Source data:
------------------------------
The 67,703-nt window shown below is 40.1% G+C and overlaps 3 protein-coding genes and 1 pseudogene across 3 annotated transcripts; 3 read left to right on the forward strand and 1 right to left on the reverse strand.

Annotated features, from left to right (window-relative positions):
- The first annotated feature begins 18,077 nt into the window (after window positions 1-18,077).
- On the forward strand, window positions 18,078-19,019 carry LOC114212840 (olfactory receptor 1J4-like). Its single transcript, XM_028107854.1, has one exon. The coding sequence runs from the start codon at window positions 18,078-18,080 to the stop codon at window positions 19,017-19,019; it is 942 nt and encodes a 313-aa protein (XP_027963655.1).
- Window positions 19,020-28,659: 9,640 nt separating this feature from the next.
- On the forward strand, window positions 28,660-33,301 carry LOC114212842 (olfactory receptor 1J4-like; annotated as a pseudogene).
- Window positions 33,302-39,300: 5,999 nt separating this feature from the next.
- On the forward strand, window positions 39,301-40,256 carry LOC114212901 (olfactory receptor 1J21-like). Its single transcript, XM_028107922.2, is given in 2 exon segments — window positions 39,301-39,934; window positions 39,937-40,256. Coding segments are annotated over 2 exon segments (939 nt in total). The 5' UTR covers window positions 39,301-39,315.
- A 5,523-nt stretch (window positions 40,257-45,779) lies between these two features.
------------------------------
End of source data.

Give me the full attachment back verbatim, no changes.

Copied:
The 67,703-nt window shown below is 40.1% G+C and overlaps 3 protein-coding genes and 1 pseudogene across 3 annotated transcripts; 3 read left to right on the forward strand and 1 right to left on the reverse strand.

Annotated features, from left to right (window-relative positions):
- The first annotated feature begins 18,077 nt into the window (after window positions 1-18,077).
- On the forward strand, window positions 18,078-19,019 carry LOC114212840 (olfactory receptor 1J4-like). Its single transcript, XM_028107854.1, has one exon. The coding sequence runs from the start codon at window positions 18,078-18,080 to the stop codon at window positions 19,017-19,019; it is 942 nt and encodes a 313-aa protein (XP_027963655.1).
- Window positions 19,020-28,659: 9,640 nt separating this feature from the next.
- On the forward strand, window positions 28,660-33,301 carry LOC114212842 (olfactory receptor 1J4-like; annotated as a pseudogene).
- Window positions 33,302-39,300: 5,999 nt separating this feature from the next.
- On the forward strand, window positions 39,301-40,256 carry LOC114212901 (olfactory receptor 1J21-like). Its single transcript, XM_028107922.2, is given in 2 exon segments — window positions 39,301-39,934; window positions 39,937-40,256. Coding segments are annotated over 2 exon segments (939 nt in total). The 5' UTR covers window positions 39,301-39,315.
- A 5,523-nt stretch (window positions 40,257-45,779) lies between these two features.